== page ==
I recently had a useful meeting at the council to try to find out more about the way in which our air quality is monitored in East Cambridgeshire. The presence of particulates and other pollutants in our air is something that has caused some residents concern, particularly in view of the large numbers of heavy vehicles thundering through our village every day.
The council is obliged under the Environment Act 1995 to assess and report local air quality, including assessment of a range of pollutants including nitrogen dioxide (NO2) and particulates.
Measuring nitrogen dioxide
Measurement of nitrogen dioxide is mostly done using small tube monitors fixed to lamp posts at a range of locations in the district. The tubes most relevant to Sutton are at the junction with Tramar Drive and at the A142 at Witcham Toll. These monitors measure NO2 over a period of time.
Continuous monitors give a more accurate measure of NO2 in the atmosphere. There is only one continuous monitor in East Cambridgeshire, which is hired from another council, and costs £5,800 a year to run. This monitor gives readings as 15 minute mean averages. Originally partially funded by Sainsbury’s, this monitor is now funded by the County Council under its Local Transport Plan. King’s College London undertakes the data management for the monitor, which involves checking the data for anomalies and removing them.
There is only one piece of equipment in East Cambridgeshire to measure particulates, located at Wicken Fen; it measures PM10 (larger concentrations of particulates), and is hired from Fenland District Council. It is resource-intensive to run, and is situated alongside DEFRA equipment in their station there. It is not yet online, but replaces one that was previously located there. Its rural location provides some idea of the ‘baseline’ level of particulates in the district – that is, what the air would normally be expected to be like well away from traffic and other sources of pollution.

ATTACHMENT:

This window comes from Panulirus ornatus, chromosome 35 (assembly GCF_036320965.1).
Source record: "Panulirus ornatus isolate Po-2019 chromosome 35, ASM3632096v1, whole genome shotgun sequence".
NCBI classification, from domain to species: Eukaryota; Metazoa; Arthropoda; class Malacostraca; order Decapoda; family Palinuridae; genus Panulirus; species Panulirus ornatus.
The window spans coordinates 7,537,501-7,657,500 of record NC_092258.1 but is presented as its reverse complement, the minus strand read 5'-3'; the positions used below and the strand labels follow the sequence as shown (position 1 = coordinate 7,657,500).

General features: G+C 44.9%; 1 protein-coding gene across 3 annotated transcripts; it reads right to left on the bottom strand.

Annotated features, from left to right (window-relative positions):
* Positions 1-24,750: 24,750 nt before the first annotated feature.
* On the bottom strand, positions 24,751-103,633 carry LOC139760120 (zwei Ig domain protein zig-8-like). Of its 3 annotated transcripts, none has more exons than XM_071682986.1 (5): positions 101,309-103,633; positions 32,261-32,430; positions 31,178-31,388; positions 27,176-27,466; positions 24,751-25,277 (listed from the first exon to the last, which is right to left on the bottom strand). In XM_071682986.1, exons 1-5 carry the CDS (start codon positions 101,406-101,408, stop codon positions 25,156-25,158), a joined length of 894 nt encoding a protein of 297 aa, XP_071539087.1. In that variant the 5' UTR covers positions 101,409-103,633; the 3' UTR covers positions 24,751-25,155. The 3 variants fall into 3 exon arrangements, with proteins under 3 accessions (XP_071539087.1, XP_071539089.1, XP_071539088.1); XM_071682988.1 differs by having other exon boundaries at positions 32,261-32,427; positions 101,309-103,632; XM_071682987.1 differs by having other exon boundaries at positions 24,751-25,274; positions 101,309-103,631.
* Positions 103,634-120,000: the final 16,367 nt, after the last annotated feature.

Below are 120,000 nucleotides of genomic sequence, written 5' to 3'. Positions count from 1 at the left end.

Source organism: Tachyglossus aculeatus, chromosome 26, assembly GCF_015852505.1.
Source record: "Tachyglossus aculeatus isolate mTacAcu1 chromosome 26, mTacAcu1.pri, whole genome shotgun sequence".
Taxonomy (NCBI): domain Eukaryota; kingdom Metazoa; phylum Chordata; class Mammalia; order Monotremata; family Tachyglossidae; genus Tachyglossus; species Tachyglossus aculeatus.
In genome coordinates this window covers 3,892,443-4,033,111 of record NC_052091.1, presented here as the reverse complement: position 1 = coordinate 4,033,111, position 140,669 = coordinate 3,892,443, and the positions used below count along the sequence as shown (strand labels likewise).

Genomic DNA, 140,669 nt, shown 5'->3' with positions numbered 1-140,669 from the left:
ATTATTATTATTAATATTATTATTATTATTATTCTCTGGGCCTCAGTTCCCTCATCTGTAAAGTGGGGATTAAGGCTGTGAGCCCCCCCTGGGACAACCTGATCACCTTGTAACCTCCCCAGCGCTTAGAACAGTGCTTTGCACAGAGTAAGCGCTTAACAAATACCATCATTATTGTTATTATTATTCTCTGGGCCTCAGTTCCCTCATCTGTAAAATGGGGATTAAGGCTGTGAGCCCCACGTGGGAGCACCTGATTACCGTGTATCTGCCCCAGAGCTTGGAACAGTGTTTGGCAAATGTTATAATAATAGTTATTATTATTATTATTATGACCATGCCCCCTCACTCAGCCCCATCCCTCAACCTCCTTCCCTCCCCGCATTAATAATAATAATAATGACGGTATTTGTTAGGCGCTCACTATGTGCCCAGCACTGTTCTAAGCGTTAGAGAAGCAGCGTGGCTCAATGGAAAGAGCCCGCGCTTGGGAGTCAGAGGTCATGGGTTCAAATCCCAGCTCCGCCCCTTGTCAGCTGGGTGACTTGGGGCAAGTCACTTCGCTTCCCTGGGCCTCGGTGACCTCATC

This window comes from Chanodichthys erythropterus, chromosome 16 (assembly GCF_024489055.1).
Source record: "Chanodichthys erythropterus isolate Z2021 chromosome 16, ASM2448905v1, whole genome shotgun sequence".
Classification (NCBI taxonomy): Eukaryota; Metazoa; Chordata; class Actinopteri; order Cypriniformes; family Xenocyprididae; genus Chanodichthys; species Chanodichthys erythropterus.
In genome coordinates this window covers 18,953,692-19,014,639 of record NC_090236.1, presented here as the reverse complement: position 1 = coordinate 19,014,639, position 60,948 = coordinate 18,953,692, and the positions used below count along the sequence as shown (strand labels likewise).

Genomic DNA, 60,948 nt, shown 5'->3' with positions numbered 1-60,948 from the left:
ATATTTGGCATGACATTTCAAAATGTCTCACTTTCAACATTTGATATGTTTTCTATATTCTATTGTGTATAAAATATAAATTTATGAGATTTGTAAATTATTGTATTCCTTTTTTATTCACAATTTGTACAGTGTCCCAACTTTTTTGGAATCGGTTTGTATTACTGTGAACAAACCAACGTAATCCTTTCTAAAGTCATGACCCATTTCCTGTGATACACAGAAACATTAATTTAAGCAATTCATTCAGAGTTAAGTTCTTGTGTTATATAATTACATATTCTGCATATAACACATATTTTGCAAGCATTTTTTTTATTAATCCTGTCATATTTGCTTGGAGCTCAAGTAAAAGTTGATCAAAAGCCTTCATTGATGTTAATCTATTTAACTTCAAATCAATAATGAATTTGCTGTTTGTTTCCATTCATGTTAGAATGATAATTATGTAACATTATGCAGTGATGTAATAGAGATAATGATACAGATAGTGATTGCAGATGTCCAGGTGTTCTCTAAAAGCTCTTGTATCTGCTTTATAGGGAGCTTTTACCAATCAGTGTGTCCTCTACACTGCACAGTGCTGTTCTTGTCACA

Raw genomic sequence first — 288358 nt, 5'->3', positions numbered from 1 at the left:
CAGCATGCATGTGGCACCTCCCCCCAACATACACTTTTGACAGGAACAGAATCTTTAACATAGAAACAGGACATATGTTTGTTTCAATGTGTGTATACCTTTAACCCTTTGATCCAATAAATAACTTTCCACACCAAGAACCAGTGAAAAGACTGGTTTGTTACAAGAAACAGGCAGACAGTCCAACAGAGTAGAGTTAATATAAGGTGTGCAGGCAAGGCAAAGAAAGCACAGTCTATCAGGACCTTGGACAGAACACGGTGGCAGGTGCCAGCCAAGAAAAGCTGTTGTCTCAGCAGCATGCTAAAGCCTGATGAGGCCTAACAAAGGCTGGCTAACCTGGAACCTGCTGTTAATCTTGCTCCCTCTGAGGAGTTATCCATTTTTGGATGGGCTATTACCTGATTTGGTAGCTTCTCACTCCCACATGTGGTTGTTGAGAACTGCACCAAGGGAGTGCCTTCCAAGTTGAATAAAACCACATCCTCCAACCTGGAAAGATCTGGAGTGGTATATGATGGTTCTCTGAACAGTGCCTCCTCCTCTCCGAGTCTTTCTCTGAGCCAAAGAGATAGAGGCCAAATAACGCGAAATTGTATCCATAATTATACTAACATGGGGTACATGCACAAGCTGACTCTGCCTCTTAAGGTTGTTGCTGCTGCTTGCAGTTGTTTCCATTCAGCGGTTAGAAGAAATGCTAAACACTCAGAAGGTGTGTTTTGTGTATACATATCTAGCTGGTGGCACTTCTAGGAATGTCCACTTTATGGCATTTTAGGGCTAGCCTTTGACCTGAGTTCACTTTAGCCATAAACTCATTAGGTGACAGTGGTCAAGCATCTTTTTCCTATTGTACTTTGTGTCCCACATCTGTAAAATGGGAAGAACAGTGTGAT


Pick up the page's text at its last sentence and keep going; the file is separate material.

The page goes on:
This PM10 monitor, known as a ‘Met One BAM’, uses low-level radiation to measure particulates. More equipment to measure PM10 would be comparatively cheap to purchase but would cost in the region of £1,600 a year to run, and would need to be housed somewhere.
Equipment for measuring PM2.5 (the smaller and more dangerous concentrations of particulates) is much more expensive to buy – potentially £20,000 or more – and in any case there is as yet no clear guidance on what items of equipment and methodologies are acceptable to DEFRA as reliable ways of measuring PM2.5.
If villages like Sutton are to build a conclusive argument for a lorry ban, we need a lot more testing – the 24 hour ‘safe limit’ for PM10 must be exceeded on at least 30 occasions in a year for a breach of the limit to be said to have occurred. That means a lot of testing – and without permanent PM10 monitors, and the budget to run them, gathering that body of evidence is difficult. That’s something the Joint HCV Group of local villages, which includes Sutton, is currently grappling with.